Endangered Language Portraits

It all started when Dan Kaufman, of the Endangered Language Alliance, walked into an immigration office on 23rd Street and saw one of Yuri Marder’s astonishing black and white portraits. Dan knew immediately that the scrawled text on the photograph was in Malagasy, the national language of Madagascar. And he knew that this photographic portrait carried all the information of endangered languages. People cut off, unable to speak with others, the sadness of solitude.

Marder had not had endangered languages in mind when he began this work—he just felt that the language in its handwritten state somehow carried the essence of the culture. The child of European refugees, Marder has won many grants and prizes, including fellowships from the New York Foundation for the Arts, and Art Matters. His work has been featured in solo exhibitions at Abrons Art Center, Henry Street Settlement, New York, NY; Photography Gallery, Notre Dame University, Notre Dame, IN; Jamaica Center for Arts  and Learning, Queens, NY; the Robert B. Menschel Photography Gallery, Syracuse, NY; Grand Central Station, New York, NY; and the School of Art and Design Gallery, Georgia State University, Atlanta, GA.



Pictured here is Narayan Gurung and his family in traditional Gurung dress. Narayan is a former Gurkha soldier who has been working with linguistics students at the Endangered Language Alliance to document his language and culture.


“If scripture is lost then you lose your tradition. If tradition is lost then you lose your culture. If culture is lost then you lose your identity.”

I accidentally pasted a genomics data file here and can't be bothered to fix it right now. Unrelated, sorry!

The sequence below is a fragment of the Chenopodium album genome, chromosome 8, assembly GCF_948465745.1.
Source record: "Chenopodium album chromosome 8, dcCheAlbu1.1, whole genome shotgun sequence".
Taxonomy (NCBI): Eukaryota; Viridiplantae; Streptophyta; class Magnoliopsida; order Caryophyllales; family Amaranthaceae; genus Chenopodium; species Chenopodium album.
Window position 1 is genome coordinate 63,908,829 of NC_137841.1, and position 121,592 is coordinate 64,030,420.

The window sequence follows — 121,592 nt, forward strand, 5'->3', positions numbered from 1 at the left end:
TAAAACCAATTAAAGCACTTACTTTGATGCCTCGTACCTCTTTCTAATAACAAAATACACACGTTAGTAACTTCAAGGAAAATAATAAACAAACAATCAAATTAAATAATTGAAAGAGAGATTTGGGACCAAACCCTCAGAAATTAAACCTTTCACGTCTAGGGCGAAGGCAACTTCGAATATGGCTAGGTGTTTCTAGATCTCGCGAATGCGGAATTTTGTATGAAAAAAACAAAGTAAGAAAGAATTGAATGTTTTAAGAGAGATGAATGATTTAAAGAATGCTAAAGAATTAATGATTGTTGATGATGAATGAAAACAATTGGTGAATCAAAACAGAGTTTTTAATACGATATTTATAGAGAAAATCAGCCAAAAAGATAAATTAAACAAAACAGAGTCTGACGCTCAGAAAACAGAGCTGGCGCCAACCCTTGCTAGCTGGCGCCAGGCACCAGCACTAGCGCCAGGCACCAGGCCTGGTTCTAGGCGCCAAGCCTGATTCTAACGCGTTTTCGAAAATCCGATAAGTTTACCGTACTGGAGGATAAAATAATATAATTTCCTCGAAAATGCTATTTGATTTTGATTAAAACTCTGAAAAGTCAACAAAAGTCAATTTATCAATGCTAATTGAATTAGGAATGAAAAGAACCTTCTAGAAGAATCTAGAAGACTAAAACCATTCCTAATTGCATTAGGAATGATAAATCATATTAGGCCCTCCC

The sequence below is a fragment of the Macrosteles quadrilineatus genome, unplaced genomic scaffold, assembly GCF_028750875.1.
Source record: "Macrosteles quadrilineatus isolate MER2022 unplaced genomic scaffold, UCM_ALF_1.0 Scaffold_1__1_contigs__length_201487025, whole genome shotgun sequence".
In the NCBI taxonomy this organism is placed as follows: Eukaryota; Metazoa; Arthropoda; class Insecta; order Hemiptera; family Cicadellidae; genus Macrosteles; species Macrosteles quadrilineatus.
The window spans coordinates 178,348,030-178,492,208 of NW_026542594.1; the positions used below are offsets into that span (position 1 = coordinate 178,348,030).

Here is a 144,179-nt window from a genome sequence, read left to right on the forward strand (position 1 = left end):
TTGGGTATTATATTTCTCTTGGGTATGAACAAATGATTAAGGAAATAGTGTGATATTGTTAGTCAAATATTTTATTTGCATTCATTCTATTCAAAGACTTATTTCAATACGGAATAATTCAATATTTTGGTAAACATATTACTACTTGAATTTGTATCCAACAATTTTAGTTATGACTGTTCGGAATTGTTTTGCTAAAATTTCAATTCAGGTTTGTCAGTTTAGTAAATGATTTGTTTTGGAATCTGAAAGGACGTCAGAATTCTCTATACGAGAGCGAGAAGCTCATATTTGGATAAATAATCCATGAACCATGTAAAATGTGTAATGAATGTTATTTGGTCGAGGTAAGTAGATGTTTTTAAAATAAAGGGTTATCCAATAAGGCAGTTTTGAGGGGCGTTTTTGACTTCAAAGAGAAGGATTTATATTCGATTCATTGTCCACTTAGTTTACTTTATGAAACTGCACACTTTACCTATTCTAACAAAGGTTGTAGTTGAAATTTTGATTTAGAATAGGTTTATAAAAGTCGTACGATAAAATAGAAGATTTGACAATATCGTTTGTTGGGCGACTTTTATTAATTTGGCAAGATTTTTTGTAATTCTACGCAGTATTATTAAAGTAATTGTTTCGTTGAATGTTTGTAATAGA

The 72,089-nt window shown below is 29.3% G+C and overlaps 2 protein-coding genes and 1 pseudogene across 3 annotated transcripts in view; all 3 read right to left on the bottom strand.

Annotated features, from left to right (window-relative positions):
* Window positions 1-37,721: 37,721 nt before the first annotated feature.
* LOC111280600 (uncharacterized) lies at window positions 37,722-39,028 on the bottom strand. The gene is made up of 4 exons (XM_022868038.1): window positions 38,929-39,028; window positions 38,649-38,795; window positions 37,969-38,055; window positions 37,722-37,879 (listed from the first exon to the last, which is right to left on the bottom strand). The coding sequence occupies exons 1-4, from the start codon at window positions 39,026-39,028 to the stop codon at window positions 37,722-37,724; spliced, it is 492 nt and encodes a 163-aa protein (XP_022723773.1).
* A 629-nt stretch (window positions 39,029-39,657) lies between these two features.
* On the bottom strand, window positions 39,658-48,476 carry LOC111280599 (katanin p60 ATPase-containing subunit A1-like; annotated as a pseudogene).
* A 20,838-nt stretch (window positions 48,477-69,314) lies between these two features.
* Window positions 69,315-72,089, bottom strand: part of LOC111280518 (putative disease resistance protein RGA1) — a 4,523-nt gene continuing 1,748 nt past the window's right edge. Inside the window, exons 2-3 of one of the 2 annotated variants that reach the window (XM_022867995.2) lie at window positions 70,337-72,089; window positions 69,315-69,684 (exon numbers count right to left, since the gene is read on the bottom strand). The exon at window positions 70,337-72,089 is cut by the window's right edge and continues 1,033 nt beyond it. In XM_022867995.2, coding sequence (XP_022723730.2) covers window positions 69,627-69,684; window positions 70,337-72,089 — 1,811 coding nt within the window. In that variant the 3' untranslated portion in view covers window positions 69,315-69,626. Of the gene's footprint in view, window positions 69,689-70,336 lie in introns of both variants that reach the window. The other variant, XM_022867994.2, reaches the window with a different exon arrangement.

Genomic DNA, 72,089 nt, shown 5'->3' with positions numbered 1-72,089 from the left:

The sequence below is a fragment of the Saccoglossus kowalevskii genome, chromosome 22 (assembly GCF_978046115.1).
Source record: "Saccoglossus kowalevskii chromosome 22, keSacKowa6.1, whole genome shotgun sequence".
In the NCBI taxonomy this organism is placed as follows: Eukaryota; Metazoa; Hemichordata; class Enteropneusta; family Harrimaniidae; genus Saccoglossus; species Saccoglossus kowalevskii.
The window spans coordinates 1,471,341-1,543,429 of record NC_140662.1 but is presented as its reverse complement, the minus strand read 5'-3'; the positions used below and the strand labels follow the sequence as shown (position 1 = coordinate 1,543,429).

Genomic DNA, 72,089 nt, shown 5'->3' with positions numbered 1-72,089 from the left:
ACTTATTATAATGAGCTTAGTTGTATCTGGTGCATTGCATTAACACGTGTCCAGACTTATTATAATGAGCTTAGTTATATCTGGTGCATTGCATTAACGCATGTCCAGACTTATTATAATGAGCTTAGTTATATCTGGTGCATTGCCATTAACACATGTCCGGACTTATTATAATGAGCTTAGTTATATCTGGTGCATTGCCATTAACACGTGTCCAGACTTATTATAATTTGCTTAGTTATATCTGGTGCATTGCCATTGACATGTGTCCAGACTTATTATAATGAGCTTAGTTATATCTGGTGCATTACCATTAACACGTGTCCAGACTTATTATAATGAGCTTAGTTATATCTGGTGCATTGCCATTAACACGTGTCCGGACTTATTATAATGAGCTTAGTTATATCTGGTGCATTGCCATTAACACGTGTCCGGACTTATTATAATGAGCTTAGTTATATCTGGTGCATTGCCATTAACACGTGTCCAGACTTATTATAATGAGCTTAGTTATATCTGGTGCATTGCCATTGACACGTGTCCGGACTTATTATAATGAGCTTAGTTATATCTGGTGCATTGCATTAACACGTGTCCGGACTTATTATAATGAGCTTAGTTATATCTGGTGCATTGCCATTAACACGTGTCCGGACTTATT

Irwin Sanchez is a Nahuatl language teacher and activist from La Resurreción, Puebla, Mexico. He teaches Nahuatl at the Endangered Language Alliance, and is renowned for his knowledge of Nahuatl food etymology. He also knows, for example, that the best mole in New York City can be found at La Adelita, in Woodside Queens.


“Outside, thunder and lightning, the storm forms a great river in the street. And we stay together inside, making savory corn flour cakes and a drink of hot corn porridge.”



Nazir Abbas lives with his mother in Long Island. They are from the town of Gulmit in Northeast Pakistan. Nazir has worked with the Endangered Language Alliance to describe Wakhi grammar and dialectology.


“No one asks you. No one would ask you. The age of coldness has come.”



Zenaida Cantú is originally from the town of Malinaltepec, and now makes her home in the Bronx. She writes in Spanish but performs the text in Me’phaa. This is a technique that arose from necessity: Tlapaneco was not written, and indigenous languages have only recently entered the educational system.


“A person who has suffered knows to respect and value the things that they have.”



James Lovell is a Garifuna musician and language activist. He works tirelessly to teach children Garifuna, an Arawak Indian language, through song and performance in Belize, New York, and St. Vincent. He has been working with the Endangered Language Alliance on Yugacure, a project to repatriate Garifuna to its origins in St. Vincent, under the direction of Trish St. Hill. A Garifuna word which translates to yucca, a staple Garifuna food source, yuga is also a Vincentian colloquialism meaning “you got.”


“Determine tomorrow today.”



Daowd Saleh, originally from Sudan, is a human rights activist. Daowd has been fighting for the survival of his people and his language since the beginning of the Darfur conflict. He teaches classes and records his language, Masalit, at the Urban Field Station for Linguistic Research, the home office of the Endangered Language Alliance.


“Our people defeated the French colonizers, and chased them out of our land, and then we rested in the shadow of the doroti tree.”




Yuri Marder